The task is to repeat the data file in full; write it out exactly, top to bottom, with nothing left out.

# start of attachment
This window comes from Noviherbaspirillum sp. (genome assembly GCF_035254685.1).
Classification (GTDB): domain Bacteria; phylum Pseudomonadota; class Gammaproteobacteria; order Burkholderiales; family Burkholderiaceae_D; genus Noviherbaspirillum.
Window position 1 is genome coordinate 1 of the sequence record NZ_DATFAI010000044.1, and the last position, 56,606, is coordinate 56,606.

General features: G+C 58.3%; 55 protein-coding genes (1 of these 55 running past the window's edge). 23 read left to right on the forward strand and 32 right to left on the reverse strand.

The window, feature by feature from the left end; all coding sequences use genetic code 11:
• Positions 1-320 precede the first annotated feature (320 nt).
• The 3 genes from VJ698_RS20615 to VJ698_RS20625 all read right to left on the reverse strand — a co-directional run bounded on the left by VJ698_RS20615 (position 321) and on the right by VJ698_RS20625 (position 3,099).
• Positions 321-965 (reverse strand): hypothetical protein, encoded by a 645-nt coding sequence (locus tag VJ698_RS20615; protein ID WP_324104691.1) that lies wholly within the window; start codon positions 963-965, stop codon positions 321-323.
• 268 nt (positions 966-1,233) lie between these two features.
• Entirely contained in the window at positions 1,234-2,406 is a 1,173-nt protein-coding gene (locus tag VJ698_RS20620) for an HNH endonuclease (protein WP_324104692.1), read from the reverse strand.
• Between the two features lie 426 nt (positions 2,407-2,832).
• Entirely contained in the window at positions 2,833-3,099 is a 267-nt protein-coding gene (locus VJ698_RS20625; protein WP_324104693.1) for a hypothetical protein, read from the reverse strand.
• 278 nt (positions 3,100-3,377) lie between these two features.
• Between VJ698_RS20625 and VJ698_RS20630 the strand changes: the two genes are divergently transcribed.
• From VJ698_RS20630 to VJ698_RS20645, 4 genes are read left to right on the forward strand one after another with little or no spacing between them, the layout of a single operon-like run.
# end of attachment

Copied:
This window comes from Noviherbaspirillum sp. (genome assembly GCF_035254685.1).
Classification (GTDB): domain Bacteria; phylum Pseudomonadota; class Gammaproteobacteria; order Burkholderiales; family Burkholderiaceae_D; genus Noviherbaspirillum.
Window position 1 is genome coordinate 1 of the sequence record NZ_DATFAI010000044.1, and the last position, 56,606, is coordinate 56,606.

General features: G+C 58.3%; 55 protein-coding genes (1 of these 55 running past the window's edge). 23 read left to right on the forward strand and 32 right to left on the reverse strand.

The window, feature by feature from the left end; all coding sequences use genetic code 11:
• Positions 1-320 precede the first annotated feature (320 nt).
• The 3 genes from VJ698_RS20615 to VJ698_RS20625 all read right to left on the reverse strand — a co-directional run bounded on the left by VJ698_RS20615 (position 321) and on the right by VJ698_RS20625 (position 3,099).
• Positions 321-965 (reverse strand): hypothetical protein, encoded by a 645-nt coding sequence (locus tag VJ698_RS20615; protein ID WP_324104691.1) that lies wholly within the window; start codon positions 963-965, stop codon positions 321-323.
• 268 nt (positions 966-1,233) lie between these two features.
• Entirely contained in the window at positions 1,234-2,406 is a 1,173-nt protein-coding gene (locus tag VJ698_RS20620) for an HNH endonuclease (protein WP_324104692.1), read from the reverse strand.
• Between the two features lie 426 nt (positions 2,407-2,832).
• Entirely contained in the window at positions 2,833-3,099 is a 267-nt protein-coding gene (locus VJ698_RS20625; protein WP_324104693.1) for a hypothetical protein, read from the reverse strand.
• 278 nt (positions 3,100-3,377) lie between these two features.
• Between VJ698_RS20625 and VJ698_RS20630 the strand changes: the two genes are divergently transcribed.
• From VJ698_RS20630 to VJ698_RS20645, 4 genes are read left to right on the forward strand one after another with little or no spacing between them, the layout of a single operon-like run.